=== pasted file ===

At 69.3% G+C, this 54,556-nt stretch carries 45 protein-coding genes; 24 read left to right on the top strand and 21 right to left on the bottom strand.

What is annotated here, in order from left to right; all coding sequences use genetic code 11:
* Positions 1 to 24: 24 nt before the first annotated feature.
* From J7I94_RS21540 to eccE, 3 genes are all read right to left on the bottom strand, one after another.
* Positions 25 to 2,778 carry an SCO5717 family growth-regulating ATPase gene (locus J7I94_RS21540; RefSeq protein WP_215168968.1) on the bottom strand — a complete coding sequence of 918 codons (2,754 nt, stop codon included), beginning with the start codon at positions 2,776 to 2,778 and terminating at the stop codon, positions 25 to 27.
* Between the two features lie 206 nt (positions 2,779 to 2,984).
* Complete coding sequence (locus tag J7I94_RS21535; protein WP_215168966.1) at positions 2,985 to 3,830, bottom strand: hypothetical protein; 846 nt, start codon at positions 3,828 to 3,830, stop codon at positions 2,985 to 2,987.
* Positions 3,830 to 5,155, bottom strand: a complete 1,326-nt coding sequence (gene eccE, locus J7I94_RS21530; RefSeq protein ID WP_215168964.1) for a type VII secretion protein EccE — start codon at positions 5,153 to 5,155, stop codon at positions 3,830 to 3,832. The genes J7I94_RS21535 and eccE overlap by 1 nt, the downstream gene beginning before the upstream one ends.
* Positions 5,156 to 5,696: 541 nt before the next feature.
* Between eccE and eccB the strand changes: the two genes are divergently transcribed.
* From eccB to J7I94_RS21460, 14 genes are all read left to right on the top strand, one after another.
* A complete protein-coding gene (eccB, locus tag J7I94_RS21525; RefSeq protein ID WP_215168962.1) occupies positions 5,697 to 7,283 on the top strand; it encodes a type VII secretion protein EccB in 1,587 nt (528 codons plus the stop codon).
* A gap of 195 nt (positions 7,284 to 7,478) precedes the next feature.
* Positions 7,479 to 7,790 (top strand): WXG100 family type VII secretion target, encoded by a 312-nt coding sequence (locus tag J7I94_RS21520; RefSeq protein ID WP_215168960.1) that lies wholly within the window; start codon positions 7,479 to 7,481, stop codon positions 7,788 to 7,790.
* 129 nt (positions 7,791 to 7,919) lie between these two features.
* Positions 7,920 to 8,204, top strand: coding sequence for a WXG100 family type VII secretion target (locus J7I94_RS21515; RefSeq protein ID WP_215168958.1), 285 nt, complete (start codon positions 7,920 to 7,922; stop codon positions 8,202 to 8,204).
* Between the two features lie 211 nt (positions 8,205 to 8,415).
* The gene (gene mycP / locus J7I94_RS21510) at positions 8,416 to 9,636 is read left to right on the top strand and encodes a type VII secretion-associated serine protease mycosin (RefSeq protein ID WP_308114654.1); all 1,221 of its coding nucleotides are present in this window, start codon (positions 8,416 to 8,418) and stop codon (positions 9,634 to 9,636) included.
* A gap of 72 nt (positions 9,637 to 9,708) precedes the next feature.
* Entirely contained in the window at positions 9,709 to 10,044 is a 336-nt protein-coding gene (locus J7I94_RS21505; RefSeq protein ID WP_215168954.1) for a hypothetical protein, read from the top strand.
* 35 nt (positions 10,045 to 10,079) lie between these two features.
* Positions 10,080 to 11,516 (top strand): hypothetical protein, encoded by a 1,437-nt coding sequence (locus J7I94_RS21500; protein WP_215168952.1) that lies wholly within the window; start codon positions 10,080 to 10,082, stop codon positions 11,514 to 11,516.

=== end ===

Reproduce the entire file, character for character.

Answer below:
At 69.3% G+C, this 54,556-nt stretch carries 45 protein-coding genes; 24 read left to right on the top strand and 21 right to left on the bottom strand.

What is annotated here, in order from left to right; all coding sequences use genetic code 11:
* Positions 1 to 24: 24 nt before the first annotated feature.
* From J7I94_RS21540 to eccE, 3 genes are all read right to left on the bottom strand, one after another.
* Positions 25 to 2,778 carry an SCO5717 family growth-regulating ATPase gene (locus J7I94_RS21540; RefSeq protein WP_215168968.1) on the bottom strand — a complete coding sequence of 918 codons (2,754 nt, stop codon included), beginning with the start codon at positions 2,776 to 2,778 and terminating at the stop codon, positions 25 to 27.
* Between the two features lie 206 nt (positions 2,779 to 2,984).
* Complete coding sequence (locus tag J7I94_RS21535; protein WP_215168966.1) at positions 2,985 to 3,830, bottom strand: hypothetical protein; 846 nt, start codon at positions 3,828 to 3,830, stop codon at positions 2,985 to 2,987.
* Positions 3,830 to 5,155, bottom strand: a complete 1,326-nt coding sequence (gene eccE, locus J7I94_RS21530; RefSeq protein ID WP_215168964.1) for a type VII secretion protein EccE — start codon at positions 5,153 to 5,155, stop codon at positions 3,830 to 3,832. The genes J7I94_RS21535 and eccE overlap by 1 nt, the downstream gene beginning before the upstream one ends.
* Positions 5,156 to 5,696: 541 nt before the next feature.
* Between eccE and eccB the strand changes: the two genes are divergently transcribed.
* From eccB to J7I94_RS21460, 14 genes are all read left to right on the top strand, one after another.
* A complete protein-coding gene (eccB, locus tag J7I94_RS21525; RefSeq protein ID WP_215168962.1) occupies positions 5,697 to 7,283 on the top strand; it encodes a type VII secretion protein EccB in 1,587 nt (528 codons plus the stop codon).
* A gap of 195 nt (positions 7,284 to 7,478) precedes the next feature.
* Positions 7,479 to 7,790 (top strand): WXG100 family type VII secretion target, encoded by a 312-nt coding sequence (locus tag J7I94_RS21520; RefSeq protein ID WP_215168960.1) that lies wholly within the window; start codon positions 7,479 to 7,481, stop codon positions 7,788 to 7,790.
* 129 nt (positions 7,791 to 7,919) lie between these two features.
* Positions 7,920 to 8,204, top strand: coding sequence for a WXG100 family type VII secretion target (locus J7I94_RS21515; RefSeq protein ID WP_215168958.1), 285 nt, complete (start codon positions 7,920 to 7,922; stop codon positions 8,202 to 8,204).
* Between the two features lie 211 nt (positions 8,205 to 8,415).
* The gene (gene mycP / locus J7I94_RS21510) at positions 8,416 to 9,636 is read left to right on the top strand and encodes a type VII secretion-associated serine protease mycosin (RefSeq protein ID WP_308114654.1); all 1,221 of its coding nucleotides are present in this window, start codon (positions 8,416 to 8,418) and stop codon (positions 9,634 to 9,636) included.
* A gap of 72 nt (positions 9,637 to 9,708) precedes the next feature.
* Entirely contained in the window at positions 9,709 to 10,044 is a 336-nt protein-coding gene (locus J7I94_RS21505; RefSeq protein ID WP_215168954.1) for a hypothetical protein, read from the top strand.
* 35 nt (positions 10,045 to 10,079) lie between these two features.
* Positions 10,080 to 11,516 (top strand): hypothetical protein, encoded by a 1,437-nt coding sequence (locus J7I94_RS21500; protein WP_215168952.1) that lies wholly within the window; start codon positions 10,080 to 10,082, stop codon positions 11,514 to 11,516.